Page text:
I didn’t know what it was until I was older. I thought I had asthma. When I went away on school trips or sleep overs, I would have an asthma attack and they would call the Doctor out to me. We looked at changing my pillows and allergies. I grew out of it eventually. Looking back, I didn’t have a transitional object, like a teddy or a blankie or something to take with me when I was away from home. Did you have a transitional object? Does your child have one?
So moving from my safe space to an unknown space was like riding without my stabilisers. How flipping scary was that for a small person? I must have been a lot braver than I realised. Lots of children are more resilient than we know.
Add into the mix that I was also insecurely attached. In fact, my Mum was my transitional object. I was enmeshed with her. We’ll talk about that another day but for the purpose of this blog post, I grew up thinking I couldn’t breathe without my Mum. This is what we call a co-dependent relationship (and it’s very common in families where there has been or is active addiction or mental illness) or where parents haven’t looked at their childhood wounds. It’s very unhealthy for the development of a child and also keeps the Mum from looking at her stuff – the focus is always on the child and their problems.
Come back + finish what you started
Ironically, I have a compulsion to finish everything I start. Maybe that’s because I have anxiety and suffer with OCD? Or maybe that’s the entrepreneur in me which is driven to do a good job and get my work done so I can share my message with the world?
You know what my message is don’t you? You know I want children to not feel alone with their stuff and be emotionally intelligent enough to bounce back from life’s curve balls, challenges and disappointments.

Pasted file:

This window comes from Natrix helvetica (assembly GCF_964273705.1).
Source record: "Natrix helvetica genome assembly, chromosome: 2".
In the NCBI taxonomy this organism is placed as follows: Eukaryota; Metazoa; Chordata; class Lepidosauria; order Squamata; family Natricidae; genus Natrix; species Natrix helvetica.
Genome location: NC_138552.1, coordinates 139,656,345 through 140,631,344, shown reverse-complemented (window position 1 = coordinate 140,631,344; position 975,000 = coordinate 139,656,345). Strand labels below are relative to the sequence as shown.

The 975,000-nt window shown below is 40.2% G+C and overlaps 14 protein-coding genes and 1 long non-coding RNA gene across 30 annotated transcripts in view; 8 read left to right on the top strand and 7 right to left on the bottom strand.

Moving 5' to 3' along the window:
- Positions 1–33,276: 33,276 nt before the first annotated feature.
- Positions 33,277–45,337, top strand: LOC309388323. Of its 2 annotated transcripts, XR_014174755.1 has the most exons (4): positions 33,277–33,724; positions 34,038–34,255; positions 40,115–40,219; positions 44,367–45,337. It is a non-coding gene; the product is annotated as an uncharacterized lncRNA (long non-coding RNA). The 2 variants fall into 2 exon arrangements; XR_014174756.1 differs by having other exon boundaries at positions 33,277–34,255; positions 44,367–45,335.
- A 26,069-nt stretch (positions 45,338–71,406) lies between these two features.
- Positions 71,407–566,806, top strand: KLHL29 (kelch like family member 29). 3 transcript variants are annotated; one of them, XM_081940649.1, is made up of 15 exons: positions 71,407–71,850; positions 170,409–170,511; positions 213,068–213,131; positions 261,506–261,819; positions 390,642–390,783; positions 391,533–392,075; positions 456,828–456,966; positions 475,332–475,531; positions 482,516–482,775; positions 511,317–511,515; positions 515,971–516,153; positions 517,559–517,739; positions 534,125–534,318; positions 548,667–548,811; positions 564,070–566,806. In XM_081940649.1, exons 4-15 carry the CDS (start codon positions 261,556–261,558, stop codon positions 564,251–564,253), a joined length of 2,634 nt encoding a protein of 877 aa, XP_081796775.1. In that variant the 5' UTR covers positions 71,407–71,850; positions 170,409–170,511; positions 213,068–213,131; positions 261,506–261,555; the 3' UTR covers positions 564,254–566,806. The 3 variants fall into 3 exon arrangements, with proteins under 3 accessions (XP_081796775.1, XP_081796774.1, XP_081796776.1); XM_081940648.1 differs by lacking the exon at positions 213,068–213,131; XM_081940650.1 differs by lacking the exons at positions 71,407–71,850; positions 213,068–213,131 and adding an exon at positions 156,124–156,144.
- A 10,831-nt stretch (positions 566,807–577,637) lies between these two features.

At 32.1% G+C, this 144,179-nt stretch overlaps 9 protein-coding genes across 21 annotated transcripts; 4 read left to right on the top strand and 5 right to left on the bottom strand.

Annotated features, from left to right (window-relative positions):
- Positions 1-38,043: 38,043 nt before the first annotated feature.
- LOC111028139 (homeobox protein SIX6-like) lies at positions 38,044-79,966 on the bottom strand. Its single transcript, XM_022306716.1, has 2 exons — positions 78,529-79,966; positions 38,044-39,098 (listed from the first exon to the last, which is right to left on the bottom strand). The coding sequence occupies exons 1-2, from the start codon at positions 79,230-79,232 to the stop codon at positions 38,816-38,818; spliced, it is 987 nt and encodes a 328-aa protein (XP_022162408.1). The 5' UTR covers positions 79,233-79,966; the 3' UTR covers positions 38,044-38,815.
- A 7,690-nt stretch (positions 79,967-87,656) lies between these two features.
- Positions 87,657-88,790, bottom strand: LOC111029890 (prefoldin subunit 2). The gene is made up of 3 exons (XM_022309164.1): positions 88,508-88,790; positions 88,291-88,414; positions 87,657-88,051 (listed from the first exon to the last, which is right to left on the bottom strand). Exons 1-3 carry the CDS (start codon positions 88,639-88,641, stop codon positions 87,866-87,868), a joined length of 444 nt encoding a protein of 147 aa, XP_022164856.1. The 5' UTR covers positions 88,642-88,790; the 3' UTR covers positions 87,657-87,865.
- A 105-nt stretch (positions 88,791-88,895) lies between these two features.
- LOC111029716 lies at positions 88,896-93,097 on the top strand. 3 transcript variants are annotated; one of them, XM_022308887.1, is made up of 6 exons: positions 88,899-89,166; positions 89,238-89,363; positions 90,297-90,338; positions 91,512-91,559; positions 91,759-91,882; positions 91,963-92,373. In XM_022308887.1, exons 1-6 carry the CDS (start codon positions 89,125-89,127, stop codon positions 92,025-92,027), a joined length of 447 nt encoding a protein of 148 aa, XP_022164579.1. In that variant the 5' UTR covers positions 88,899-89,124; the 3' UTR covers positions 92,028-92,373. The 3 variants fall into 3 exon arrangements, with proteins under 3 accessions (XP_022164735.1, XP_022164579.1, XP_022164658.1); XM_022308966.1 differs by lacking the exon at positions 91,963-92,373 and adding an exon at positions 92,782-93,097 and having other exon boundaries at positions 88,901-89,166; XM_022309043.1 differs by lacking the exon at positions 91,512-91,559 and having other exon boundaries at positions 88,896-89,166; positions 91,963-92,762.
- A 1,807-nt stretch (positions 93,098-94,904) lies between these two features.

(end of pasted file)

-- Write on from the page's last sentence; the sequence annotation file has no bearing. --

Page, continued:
This was one of my curve balls and I have learnt how to manage it.
It hasn’t completely gone away.
Children who have an anxious temperament
These children are sensitive to their environment and they can become overwhelmed by big crowds or rushing from one thing to another. They respond well to:-
- having a secure connection with you. Carve out daily time to nurture that emotional loving connection. My new eBook ‘Rediscover the Magic of Parenting in a Busy World’ can help you with this.
- plenty of time to make transitions
- information in advance and an understanding of what is happening
- quiet or down time time every day
- learning to relax and having a solid bedtime routine
- reassurance that they are going to be OK – never sneak out without saying goodbye. They need to learn that when they hear goodbye and somebody leaves, they are coming back
- routines and rituals
- a transitional object (something which symbolises the connection between the two of you)
- a family photo
- one of your scarves – well worn so it has that much needed Mummy smell
- a t-shirt you’ve slept in
- a friendship bracelet (I love this one by Lily Belle)
- a crystal (you get a bag of these in Smiley’s Little Box of Kindness)
- a love letter from you (great if your child’s love language is words. If you don’t know what your child’s love language is, then you can read more about that here
- consistency and trust – if you are late make sure you communicate what has happened and reassure your child about what they will do if you get stuck in traffic or are late again (sh1t happens, people are late so don’t beat yourself up, but be empathetic to your child’s needs and expectations).
The second part of this blog post looks at what you can do to deal with the clingyness that separation anxiety brings. This bit is just as important as the first because your energy, your blue print for love, your attachment style and other things will have an impact on your child.
If you found this blog post useful and you would like me to help you and your child, please book your free 20 minute call with me to see if that would be right for you.